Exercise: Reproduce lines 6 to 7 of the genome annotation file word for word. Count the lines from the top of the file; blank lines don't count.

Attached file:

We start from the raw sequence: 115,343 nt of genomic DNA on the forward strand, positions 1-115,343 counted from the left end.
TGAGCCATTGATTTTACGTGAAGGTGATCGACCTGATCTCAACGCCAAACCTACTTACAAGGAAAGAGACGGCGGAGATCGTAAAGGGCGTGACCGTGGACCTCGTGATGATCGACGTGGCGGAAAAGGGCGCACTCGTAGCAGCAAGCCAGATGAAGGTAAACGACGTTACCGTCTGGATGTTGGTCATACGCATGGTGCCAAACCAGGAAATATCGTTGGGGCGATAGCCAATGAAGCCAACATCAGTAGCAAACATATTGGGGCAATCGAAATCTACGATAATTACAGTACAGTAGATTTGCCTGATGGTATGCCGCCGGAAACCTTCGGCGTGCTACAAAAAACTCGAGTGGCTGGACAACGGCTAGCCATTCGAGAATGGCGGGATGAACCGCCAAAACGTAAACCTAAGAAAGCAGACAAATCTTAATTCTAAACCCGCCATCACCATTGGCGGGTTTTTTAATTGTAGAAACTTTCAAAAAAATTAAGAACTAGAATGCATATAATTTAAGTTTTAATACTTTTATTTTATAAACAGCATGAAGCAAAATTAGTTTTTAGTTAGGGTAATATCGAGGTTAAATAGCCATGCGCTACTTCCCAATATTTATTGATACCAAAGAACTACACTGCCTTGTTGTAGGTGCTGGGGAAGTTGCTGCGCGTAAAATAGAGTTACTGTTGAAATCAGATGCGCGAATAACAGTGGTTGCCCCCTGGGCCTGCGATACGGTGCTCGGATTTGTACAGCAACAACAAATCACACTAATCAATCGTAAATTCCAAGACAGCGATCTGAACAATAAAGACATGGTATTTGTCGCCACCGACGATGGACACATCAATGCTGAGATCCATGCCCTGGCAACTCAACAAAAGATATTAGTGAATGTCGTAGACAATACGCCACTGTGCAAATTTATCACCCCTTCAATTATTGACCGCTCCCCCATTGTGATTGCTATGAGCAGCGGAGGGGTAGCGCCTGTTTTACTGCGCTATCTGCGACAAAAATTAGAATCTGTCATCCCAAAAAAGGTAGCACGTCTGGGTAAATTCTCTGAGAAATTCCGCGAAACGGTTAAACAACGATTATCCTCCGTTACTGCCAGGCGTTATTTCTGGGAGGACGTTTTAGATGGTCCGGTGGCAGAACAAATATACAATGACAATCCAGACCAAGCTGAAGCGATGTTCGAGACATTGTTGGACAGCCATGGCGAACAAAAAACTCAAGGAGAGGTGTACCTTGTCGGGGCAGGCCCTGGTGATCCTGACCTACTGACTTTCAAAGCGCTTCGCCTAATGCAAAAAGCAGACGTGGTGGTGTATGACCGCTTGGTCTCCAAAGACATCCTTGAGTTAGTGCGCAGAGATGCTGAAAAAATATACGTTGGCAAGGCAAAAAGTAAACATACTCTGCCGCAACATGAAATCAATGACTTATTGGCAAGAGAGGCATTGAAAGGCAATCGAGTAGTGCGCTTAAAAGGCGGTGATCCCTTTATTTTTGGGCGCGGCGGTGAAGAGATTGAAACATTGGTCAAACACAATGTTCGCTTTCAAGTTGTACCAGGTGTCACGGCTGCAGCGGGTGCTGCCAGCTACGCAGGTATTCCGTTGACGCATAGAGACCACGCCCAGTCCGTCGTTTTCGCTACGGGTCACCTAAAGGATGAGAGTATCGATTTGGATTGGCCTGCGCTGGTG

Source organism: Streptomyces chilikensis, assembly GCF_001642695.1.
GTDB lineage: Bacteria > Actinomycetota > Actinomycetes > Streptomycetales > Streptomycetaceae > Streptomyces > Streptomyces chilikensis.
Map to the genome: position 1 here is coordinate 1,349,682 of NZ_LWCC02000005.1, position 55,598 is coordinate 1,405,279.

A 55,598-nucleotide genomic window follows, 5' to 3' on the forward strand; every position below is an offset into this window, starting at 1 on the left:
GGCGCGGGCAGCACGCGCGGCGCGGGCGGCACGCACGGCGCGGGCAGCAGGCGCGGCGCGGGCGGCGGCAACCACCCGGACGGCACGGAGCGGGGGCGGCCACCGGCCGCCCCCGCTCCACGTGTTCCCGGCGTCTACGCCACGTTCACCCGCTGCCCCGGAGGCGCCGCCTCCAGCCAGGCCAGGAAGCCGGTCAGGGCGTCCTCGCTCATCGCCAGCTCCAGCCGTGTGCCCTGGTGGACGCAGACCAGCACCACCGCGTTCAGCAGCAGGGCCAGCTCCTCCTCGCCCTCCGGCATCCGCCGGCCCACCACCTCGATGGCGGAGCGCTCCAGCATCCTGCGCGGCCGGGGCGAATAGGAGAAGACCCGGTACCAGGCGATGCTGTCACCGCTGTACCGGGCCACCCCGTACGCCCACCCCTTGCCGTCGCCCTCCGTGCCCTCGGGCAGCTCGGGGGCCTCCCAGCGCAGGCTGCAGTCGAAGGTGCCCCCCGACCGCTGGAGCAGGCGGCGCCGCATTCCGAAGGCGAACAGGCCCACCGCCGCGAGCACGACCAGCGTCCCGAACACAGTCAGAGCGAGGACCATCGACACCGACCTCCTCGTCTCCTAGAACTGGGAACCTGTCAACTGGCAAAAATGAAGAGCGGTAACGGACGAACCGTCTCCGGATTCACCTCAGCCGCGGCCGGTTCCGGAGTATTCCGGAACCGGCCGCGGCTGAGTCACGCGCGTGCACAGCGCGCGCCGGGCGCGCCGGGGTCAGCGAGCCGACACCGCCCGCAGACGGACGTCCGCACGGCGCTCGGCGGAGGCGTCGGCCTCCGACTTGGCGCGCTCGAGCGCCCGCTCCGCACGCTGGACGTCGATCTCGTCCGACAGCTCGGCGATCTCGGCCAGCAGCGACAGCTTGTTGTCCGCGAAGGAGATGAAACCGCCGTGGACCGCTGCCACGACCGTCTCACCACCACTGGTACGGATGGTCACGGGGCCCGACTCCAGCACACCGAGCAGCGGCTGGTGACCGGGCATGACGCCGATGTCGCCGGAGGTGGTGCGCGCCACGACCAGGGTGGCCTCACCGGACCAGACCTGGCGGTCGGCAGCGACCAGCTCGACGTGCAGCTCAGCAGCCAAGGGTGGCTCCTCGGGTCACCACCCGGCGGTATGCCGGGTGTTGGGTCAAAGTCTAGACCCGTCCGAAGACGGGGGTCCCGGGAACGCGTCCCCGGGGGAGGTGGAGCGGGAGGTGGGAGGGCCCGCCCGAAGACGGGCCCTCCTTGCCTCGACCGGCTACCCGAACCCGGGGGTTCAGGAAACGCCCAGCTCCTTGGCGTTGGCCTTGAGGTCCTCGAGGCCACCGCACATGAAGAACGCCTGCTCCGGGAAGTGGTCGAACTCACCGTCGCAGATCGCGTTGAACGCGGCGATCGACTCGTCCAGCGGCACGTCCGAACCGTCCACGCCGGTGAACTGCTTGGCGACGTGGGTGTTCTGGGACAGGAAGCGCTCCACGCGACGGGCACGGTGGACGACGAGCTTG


A 55,598-nucleotide genomic window follows, 5' to 3' on the forward strand; every position below is an offset into this window, starting at 1 on the left:
GGCGCGGGCAGCACGCGCGGCGCGGGCGGCACGCACGGCGCGGGCAGCAGGCGCGGCGCGGGCGGCGGCAACCACCCGGACGGCACGGAGCGGGGGCGGCCACCGGCCGCCCCCGCTCCACGTGTTCCCGGCGTCTACGCCACGTTCACCCGCTGCCCCGGAGGCGCCGCCTCCAGCCAGGCCAGGAAGCCGGTCAGGGCGTCCTCGCTCATCGCCAGCTCCAGCCGTGTGCCCTGGTGGACGCAGACCAGCACCACCGCGTTCAGCAGCAGGGCCAGCTCCTCCTCGCCCTCCGGCATCCGCCGGCCCACCACCTCGATGGCGGAGCGCTCCAGCATCCTGCGCGGCCGGGGCGAATAGGAGAAGACCCGGTACCAGGCGATGCTGTCACCGCTGTACCGGGCCACCCCGTACGCCCACCCCTTGCCGTCGCCCTCCGTGCCCTCGGGCAGCTCGGGGGCCTCCCAGCGCAGGCTGCAGTCGAAGGTGCCCCCCGACCGCTGGAGCAGGCGGCGCCGCATTCCGAAGGCGAACAGGCCCACCGCCGCGAGCACGACCAGCGTCCCGAACACAGTCAGAGCGAGGACCATCGACACCGACCTCCTCGTCTCCTAGAACTGGGAACCTGTCAACTGGCAAAAATGAAGAGCGGTAACGGACGAACCGTCTCCGGATTCACCTCAGCCGCGGCCGGTTCCGGAGTATTCCGGAACCGGCCGCGGCTGAGTCACGCGCGTGCACAGCGCGCGCCGGGCGCGCCGGGGTCAGCGAGCCGACACCGCCCGCAGACGGACGTCCGCACGGCGCTCGGCGGAGGCGTCGGCCTCCGACTTGGCGCGCTCGAGCGCCCGCTCCGCACGCTGGACGTCGATCTCGTCCGACAGCTCGGCGATCTCGGCCAGCAGCGACAGCTTGTTGTCCGCGAAGGAGATGAAACCGCCGTGGACCGCTGCCACGACCGTCTCACCACCACTGGTACGGATGGTCACGGGGCCCGACTCCAGCACACCGAGCAGCGGCTGGTGACCGGGCATGACGCCGATGTCGCCGGAGGTGGTGCGCGCCACGACCAGGGTGGCCTCACCGGACCAGACCTGGCGGTCGGCAGCGACCAGCTCGACGTGCAGCTCAGCAGCCAAGGGTGGCTCCTCGGGTCACCACCCGGCGGTATGCCGGGTGTTGGGTCAAAGTCTAGACCCGTCCGAAGACGGGGGTCCCGGGAACGCGTCCCCGGGGGAGGTGGAGCGGGAGGTGGGAGGGCCCGCCCGAAGACGGGCCCTCCTTGCCTCGACCGGCTACCCGAACCCGGGGGTTCAGGAAACGCCCAGCTCCTTGGCGTTGGCCTTGAGGTCCTCGAGGCCACCGCACATGAAGAACGCCTGCTCCGGGAAGTGGTCGAACTCACCGTCGCAGATCGCGTTGAACGCGGCGATCGACTCGTCCAGCGGCACGTCCGAACCGTCCACGCCGGTGAACTGCTTGGCGACGTGGGTGTTCTGGGACAGGAAGCGCTCCACGCGACGGGCACGGTGGACGACGAGCTTG